FAF's first ladder involved you picking 15 maps and your opponent picking 15 maps. If overlap existed, you picked one of those maps. If it didn't, you picked one of the top 15 maps.
There are about as many <500 rated players as there are 500+ players, so take a guess what kind of maps were in the most common 15 maps. Map preference votes done more recently have also shown that there is really no difference since those days and 5x5s and very simple 10x10 are still the most preferred maps.
What did this lead to? Basically all of top level ladder hating the system and not playing it intentionally and a forum full of complaints.
What was the solution? A ladder rotation made by a trusted member of the community. This failed because it was impossible to please everybody and it became a single point of failure that left pools unchanged until people realized the guy left the community.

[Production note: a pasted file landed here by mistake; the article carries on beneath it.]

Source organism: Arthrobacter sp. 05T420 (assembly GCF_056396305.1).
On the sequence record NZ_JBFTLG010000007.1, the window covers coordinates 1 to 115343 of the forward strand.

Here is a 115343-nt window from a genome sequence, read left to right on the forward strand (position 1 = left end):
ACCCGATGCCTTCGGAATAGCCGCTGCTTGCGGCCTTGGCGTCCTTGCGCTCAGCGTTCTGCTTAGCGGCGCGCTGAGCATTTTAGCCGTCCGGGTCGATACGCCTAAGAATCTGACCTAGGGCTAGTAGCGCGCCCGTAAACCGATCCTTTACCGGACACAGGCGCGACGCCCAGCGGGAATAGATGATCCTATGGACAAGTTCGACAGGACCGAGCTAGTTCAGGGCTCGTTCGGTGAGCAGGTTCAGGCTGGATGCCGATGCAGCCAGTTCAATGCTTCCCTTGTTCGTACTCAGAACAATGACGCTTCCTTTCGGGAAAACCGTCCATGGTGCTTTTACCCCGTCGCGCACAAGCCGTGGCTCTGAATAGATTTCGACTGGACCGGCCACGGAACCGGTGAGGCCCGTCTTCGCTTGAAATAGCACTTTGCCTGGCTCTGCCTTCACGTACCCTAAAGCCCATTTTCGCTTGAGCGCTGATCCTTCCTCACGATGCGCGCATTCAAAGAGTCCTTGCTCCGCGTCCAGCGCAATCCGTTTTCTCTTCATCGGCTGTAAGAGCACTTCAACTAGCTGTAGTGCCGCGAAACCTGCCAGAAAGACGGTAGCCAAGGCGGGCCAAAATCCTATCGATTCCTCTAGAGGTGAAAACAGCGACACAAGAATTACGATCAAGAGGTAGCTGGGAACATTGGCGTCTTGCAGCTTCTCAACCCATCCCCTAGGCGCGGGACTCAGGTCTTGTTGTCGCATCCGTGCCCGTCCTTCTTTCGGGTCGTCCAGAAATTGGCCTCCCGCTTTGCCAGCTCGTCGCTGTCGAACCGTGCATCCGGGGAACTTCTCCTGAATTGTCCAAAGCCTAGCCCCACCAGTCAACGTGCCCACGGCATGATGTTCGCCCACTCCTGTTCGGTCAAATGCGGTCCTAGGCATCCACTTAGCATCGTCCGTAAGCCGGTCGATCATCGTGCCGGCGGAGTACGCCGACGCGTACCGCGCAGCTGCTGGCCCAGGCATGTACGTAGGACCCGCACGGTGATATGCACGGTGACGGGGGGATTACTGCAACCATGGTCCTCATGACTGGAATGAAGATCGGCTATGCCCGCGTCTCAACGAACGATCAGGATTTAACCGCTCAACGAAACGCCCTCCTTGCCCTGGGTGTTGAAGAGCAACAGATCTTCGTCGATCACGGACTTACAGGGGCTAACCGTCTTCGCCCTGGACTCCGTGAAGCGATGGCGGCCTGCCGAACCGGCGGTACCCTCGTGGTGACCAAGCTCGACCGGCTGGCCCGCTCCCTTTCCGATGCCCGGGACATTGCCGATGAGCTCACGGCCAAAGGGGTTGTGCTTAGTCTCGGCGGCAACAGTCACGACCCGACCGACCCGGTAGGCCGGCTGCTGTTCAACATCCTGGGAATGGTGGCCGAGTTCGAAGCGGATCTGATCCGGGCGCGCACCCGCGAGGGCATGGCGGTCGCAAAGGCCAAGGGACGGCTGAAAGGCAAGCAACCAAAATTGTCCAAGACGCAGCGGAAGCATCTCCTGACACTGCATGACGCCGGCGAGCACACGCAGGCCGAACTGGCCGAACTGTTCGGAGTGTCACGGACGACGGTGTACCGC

Now we're at the point of having a pool that increases in complexity as you increase in rating based on both the trends of map preference as well as maps to induce players to learn as they play that is managed by a team of competent reviewers.
Your idea is similar to the 1st variant of ladder. It also creates a pretty absurd end user experience of having to monthly fill out a preference list for up to 3 different pools and this suffers a horrible scaling problem if more queues ever get implemented.
In short, no, the best idea is still a point based veto system but that still has nobody interested in implementing it so it isn't in the cards anytime soon.
Although with how the tmm pool selection works now, a point based veto system would actually not work properly and so the way pools are chosen would need to be reviewed once again. More of a speed bump than an actual block, though.